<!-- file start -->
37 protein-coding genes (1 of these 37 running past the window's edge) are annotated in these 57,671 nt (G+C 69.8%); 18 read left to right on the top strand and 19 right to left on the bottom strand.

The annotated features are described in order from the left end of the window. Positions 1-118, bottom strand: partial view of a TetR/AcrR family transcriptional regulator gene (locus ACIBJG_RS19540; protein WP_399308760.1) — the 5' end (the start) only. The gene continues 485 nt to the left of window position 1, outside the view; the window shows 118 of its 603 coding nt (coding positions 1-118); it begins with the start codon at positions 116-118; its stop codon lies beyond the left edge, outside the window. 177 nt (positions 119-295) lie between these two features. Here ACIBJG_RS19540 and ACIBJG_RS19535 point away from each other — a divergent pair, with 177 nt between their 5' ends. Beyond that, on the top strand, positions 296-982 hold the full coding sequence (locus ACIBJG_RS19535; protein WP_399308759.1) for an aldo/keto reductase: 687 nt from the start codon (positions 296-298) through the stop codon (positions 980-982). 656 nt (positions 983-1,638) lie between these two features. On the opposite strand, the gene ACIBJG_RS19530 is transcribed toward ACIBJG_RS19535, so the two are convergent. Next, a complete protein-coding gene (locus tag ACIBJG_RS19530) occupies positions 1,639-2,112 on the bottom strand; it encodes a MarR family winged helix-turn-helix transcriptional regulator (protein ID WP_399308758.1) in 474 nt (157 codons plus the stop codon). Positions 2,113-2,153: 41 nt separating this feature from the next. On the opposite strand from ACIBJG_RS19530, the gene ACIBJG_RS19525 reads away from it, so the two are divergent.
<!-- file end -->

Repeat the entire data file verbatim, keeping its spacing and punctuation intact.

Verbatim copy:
37 protein-coding genes (1 of these 37 running past the window's edge) are annotated in these 57,671 nt (G+C 69.8%); 18 read left to right on the top strand and 19 right to left on the bottom strand.

The annotated features are described in order from the left end of the window. Positions 1-118, bottom strand: partial view of a TetR/AcrR family transcriptional regulator gene (locus ACIBJG_RS19540; protein WP_399308760.1) — the 5' end (the start) only. The gene continues 485 nt to the left of window position 1, outside the view; the window shows 118 of its 603 coding nt (coding positions 1-118); it begins with the start codon at positions 116-118; its stop codon lies beyond the left edge, outside the window. 177 nt (positions 119-295) lie between these two features. Here ACIBJG_RS19540 and ACIBJG_RS19535 point away from each other — a divergent pair, with 177 nt between their 5' ends. Beyond that, on the top strand, positions 296-982 hold the full coding sequence (locus ACIBJG_RS19535; protein WP_399308759.1) for an aldo/keto reductase: 687 nt from the start codon (positions 296-298) through the stop codon (positions 980-982). 656 nt (positions 983-1,638) lie between these two features. On the opposite strand, the gene ACIBJG_RS19530 is transcribed toward ACIBJG_RS19535, so the two are convergent. Next, a complete protein-coding gene (locus tag ACIBJG_RS19530) occupies positions 1,639-2,112 on the bottom strand; it encodes a MarR family winged helix-turn-helix transcriptional regulator (protein ID WP_399308758.1) in 474 nt (157 codons plus the stop codon). Positions 2,113-2,153: 41 nt separating this feature from the next. On the opposite strand from ACIBJG_RS19530, the gene ACIBJG_RS19525 reads away from it, so the two are divergent.